Many ASC staff will likely be unfa- miliar with robotics, Orr says. “For staff who have been at the ASC for a while, this may be their first expo- sure. Supporting a surgeon who uses a robot is completely different than being next to a surgeon when they are standing over a patient and operating.” In a lot of circumstances, staff will be tasked with ejecting instruments from the robot; reloading them, if neces- sary; placing instruments back onto the robot; and then advancing them through a port. “There will probably be a major learning curve,” he says. Lean on your robotics vendor for support, Orr adds. “Robotics compa- nies want their clients to succeed and are usually willing to provide signifi- cant assistance. They will often send representatives to help with initial training. Some vendors will even pro- vide a representative to participate in some cases to ensure everyone is com- fortable with the robot.” Your patient community also might require education. “Outreach efforts can help get the word out to patients about the availability of your robot and the great outcomes they can expect from outpatient surgery,” Abraham says. “We hear from patients who are sur- prised to learn that they will go home the same day as their total joint surgery when they recall a parent needing to stay in the hospital for days and requir- ing weeks of rehab for a similar surgery years back. Reeducation of the pub- lic about what can be done safely and effectively in your ASC is important.” Understand

how reimbursement

works for the procedures you are planning with the robot, Orr says. “You will be billing using the same CPT codes as those when you per- form laparoscopic procedures.”

Expanding the Program If you start a program, take the time necessary to establish its founda- tion and ensure staff are comfort- able supporting your surgeons, Orr

A surgeon and surgical nurse in the operating room at miVIP Surgery Centers with a robotic patient cart that hold surgical instruments and viewing monitor carts that show 3D images of patients’ anatomy for high-precision surgery.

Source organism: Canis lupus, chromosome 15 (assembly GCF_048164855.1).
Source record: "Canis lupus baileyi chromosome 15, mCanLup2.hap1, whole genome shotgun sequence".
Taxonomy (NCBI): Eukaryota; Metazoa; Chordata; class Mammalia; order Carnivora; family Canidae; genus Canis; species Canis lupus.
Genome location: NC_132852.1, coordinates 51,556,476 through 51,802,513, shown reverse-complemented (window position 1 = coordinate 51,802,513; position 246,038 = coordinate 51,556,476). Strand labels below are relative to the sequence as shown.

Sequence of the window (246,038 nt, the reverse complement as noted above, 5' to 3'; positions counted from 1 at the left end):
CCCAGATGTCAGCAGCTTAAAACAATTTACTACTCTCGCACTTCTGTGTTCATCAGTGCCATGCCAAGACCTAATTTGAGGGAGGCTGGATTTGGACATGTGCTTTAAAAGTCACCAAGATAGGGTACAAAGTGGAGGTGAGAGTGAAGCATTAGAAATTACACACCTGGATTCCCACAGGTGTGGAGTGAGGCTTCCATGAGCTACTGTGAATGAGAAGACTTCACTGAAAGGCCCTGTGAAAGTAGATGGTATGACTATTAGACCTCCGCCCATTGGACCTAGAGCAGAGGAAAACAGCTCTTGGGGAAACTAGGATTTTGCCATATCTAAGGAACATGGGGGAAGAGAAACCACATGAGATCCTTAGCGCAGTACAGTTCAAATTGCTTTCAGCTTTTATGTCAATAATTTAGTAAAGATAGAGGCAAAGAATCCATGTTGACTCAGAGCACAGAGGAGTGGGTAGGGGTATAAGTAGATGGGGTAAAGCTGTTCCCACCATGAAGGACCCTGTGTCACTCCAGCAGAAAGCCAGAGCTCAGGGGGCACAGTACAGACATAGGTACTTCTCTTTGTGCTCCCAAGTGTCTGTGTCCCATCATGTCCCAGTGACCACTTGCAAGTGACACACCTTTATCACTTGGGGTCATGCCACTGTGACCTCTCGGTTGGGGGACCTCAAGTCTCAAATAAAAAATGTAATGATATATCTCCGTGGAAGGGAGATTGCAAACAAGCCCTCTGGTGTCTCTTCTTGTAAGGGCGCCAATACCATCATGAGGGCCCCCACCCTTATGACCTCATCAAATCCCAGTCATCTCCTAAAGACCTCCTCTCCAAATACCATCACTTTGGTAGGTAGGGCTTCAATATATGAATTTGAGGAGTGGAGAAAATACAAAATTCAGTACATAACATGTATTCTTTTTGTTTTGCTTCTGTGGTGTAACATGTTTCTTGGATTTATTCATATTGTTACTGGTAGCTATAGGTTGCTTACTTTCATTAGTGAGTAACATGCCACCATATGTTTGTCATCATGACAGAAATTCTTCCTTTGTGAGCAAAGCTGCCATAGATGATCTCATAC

You will need either a single surgeon advocate for robotics or a group of surgeons with a sufficient patient base to make the upfront capital costs and monthly or annual service costs feasible.”

— Jess Lonner, MD, Rothman Orthopaedic Institute

says. “Only then should you con- sider reaching out to other physicians to gauge their interest in using your ASC’s robot. You want to make sure physicians who take you up on an invitation have a positive experience with your staff.” Surgeon dedication is essential to

growing a robotics program, Lonner says. “When physicians have positive experiences and good outcomes using your robot, they will be more inclined to choose your ASC as their preferred site of service for appropriate cases.” Outreach to physicians unfamiliar

with your ASC might require edu- cation on the benefits of perform- ing surgery at your center, Orr says. “Also spend time speaking with them about what your ASC will do to make sure the robot is available to accom- modate their surgical schedule.” Physicians performing smaller cases, such as hernia repair and gall bladder

removal, can struggle to secure time on hospital robots because the tech- nology is often reserved for more complex cases. “The ability to get physicians and their patients into and out of your ASC quickly, efficiently and safely is a huge perk of what you can offer new physicians and their patients,” he adds. Maintain

ongoing marketing

efforts to spread awareness of your robotics program, Abraham says. “We have held several in-person patient seminars and webinars. We had local media visit our ASC to see the robot and learn about what it offers. We are also planning our first Facebook Live event. We want to keep letting patients know that their procedure can be done on an outpatient basis and that our ASC and its new robot is a great option for them.”


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